Human error caused F-15E crash
By Kenneth Fine
Published in News on December 2, 2009 12:15 PM
Air Force officials released Tuesday a detailed report from an Accident Investi-gation Board convened shortly after a Seymour Johnson Air Force Base F-15E Strike Eagle crashed in Afghanistan July 18.
And the six-man board -- an F-15E pilot, physiologist, medical doctor, legal adviser, maintenance officer and Brig. Gen. H.D. Polumbo -- concluded that many factors led to the incident that left two 4th Fighter Wing officers, 336th Fighter Squadron Capts. Mark McDowell and Thomas Gramith, dead.
But their findings had a common thread: Human error.
McDowell and Gramith were on their way back to Bagram Airfield from a close-air-support mission when their flight lead, another 336th F-15E crew, who were not identified, decided to practice a maneuver Polumbo characterized as "very difficult": a high-angle strafe, an air-to-surface attack during which two-man Strike Eagle crews fire 20mm rounds at targets on the ground.
"Night high-angle strafe in mountainous terrain with night vision goggles is one of the most difficult and challenging events that any of these crew members would ever do in their entire career," Polumbo said. "So they were practicing that because it was important to support our men and women engaged in combat operations on the ground there in Afghanistan."
But the flight lead miscalculated the target altitude and McDowell and Gramith failed to cross check the information. So as they approached the target -- a dry lake bed just west of the country's Ghazni province -- at 470 knots, they had no idea they were closing in on the rough terrain below.
Polumbo said some three seconds before the jet crashed, the aircraft's ground collision warning system alerted the crew to "pull up," but that no attempt to do so occurred.
McDowell and Gramith died on impact, seconds before they were to open fire on their target.
Five factors "substantially" contributed to the mishap, Polumbo's report said: Misperception of the operational conditions in the target area, an erroneous expectation for a typical night strafing attack, inexperience by the flight lead and the fallen crew at executing night strafing, channelized attention and an improper cross check during the attack.
So in the weeks since the tragedy occurred, Air Force officials have been reviewing ways to prevent such an event from happening again.
That review has involved more than four months of research aimed at recreating the scene that unfolded that night -- interviews with comrades of the fallen stationed at Bagram Air Base, a thorough study of video and cockpit recordings of the flight and a ride in the 4th's Strike Eagle simulator.
But Polumbo was quick to point out that the crew was not, in fact, acting against the wishes of their commander -- that Strike Eagle crews practicing the maneuver is to the advantage of troops on the ground.
"The ways in which they had chosen to increase and maintain their proficiency in high-angle strafe was two-fold. One was to continue to get briefings from subject matter experts, especially in the Strike Eagle community ... on how to precisely use the 20mm Gatling gun in mountainous terrain, especially at night," the general said. "And secondarily, they were instructed by their commander to do practice strafing events at the end of actual combat missions when fuel and conditions permitted."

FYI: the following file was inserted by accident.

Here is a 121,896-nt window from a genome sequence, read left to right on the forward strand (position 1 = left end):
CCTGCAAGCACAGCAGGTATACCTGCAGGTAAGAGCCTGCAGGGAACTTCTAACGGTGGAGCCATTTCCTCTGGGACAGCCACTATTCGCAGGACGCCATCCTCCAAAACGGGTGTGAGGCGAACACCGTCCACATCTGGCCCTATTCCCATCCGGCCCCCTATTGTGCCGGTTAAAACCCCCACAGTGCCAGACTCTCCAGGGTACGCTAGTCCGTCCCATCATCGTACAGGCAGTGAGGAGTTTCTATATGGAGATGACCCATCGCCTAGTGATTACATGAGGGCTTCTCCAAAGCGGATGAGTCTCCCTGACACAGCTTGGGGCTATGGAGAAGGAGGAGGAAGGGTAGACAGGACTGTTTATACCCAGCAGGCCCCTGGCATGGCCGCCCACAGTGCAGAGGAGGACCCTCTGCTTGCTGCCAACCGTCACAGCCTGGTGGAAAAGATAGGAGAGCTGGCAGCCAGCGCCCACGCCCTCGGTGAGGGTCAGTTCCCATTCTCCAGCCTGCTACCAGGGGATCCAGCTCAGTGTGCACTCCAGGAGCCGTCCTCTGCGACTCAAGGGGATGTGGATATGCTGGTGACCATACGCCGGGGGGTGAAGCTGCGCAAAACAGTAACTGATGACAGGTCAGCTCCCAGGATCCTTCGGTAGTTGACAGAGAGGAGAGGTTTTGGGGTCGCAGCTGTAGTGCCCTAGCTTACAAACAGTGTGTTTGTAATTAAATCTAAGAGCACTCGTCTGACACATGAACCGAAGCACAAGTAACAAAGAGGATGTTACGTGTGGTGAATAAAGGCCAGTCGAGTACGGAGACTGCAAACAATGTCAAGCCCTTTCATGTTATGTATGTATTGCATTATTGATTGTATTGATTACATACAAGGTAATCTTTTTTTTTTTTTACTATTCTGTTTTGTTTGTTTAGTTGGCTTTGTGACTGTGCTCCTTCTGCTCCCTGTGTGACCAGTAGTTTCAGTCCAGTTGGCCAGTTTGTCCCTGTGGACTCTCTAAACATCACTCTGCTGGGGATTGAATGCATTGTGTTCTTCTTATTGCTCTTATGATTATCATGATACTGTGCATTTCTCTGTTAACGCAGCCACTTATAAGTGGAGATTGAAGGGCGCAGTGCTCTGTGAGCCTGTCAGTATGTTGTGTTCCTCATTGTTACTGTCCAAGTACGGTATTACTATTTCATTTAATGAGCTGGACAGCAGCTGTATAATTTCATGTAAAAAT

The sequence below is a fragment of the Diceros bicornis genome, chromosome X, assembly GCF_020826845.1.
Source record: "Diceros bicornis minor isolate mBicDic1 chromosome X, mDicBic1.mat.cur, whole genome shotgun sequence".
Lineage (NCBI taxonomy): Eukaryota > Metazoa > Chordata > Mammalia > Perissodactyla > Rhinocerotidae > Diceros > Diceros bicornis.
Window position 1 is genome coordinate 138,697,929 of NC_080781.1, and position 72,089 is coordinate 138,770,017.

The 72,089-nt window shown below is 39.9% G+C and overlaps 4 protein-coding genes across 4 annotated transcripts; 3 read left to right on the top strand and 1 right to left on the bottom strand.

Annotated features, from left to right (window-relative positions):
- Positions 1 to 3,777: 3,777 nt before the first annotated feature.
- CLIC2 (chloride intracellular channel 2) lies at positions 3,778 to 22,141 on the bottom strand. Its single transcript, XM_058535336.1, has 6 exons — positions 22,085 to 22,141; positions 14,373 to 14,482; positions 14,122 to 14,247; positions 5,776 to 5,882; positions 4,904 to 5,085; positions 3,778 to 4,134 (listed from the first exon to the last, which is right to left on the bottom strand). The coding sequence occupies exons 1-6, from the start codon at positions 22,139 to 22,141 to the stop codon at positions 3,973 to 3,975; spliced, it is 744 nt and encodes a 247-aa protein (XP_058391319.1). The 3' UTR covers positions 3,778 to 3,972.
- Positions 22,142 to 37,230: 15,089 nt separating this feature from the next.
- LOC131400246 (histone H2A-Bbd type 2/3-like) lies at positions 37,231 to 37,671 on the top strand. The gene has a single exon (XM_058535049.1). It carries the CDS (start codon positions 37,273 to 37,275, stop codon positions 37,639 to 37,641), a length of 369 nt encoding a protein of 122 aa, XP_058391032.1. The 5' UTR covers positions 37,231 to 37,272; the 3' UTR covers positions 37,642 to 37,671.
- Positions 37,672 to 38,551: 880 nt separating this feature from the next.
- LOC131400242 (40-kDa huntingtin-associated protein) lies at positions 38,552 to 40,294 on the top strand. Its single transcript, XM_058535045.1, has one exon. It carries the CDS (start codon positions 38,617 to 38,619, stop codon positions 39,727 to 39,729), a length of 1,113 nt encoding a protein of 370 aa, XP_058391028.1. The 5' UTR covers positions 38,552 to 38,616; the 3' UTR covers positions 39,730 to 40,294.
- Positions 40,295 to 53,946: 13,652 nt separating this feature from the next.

So even though mistakes were made that night, it is possible, he said, that F-15E aviators currently stationed at Bagram are practicing -- and using in troops-in-contact scenarios -- that same maneuver during their own deployment.
All who are deployed, Polumbo added, are qualified to execute high-angle strafing.
"It was just very much a tragic mistake that wasn't caught, but it wasn't due to lack of training," he said. "There were numerous opportunities in the two-ship formation's approach to the target area ... to recognize the elevation of that terrain ... as over 10,000 feet. All four crew members had the chance to look again."
Even as the aircraft was about to impact the ground, there was an opportunity to prevent loss of life, he added.
"We determined that on the first indication of impending ground collision, had the crew immediately recovered the aircraft, they would have recovered above the terrain," Polumbo said. "All four members of the two-ship formation did miss ... information that both aircraft correctly provided them."
So as the investigation points to human error, few changes will be made as a result of the incident.
Training procedures for all aviators are under review and commanders in Afghanistan have been briefed, but the F-15E -- and the men and women who command the Air Force's fleet of them -- will still be an essential part of operations in the country.
"This unfortunate accident will have no effect on what's going on at Seymour Johnson with the F-15E. It's a fantastic weapon system, one that the USAF relies on heavily," Polumbo said. "The value of the F-15E, and more importantly, the skill and dedication of the crew members, especially from Seymour Johnson, will be important to the United States Air Force and our joint operations for years to come."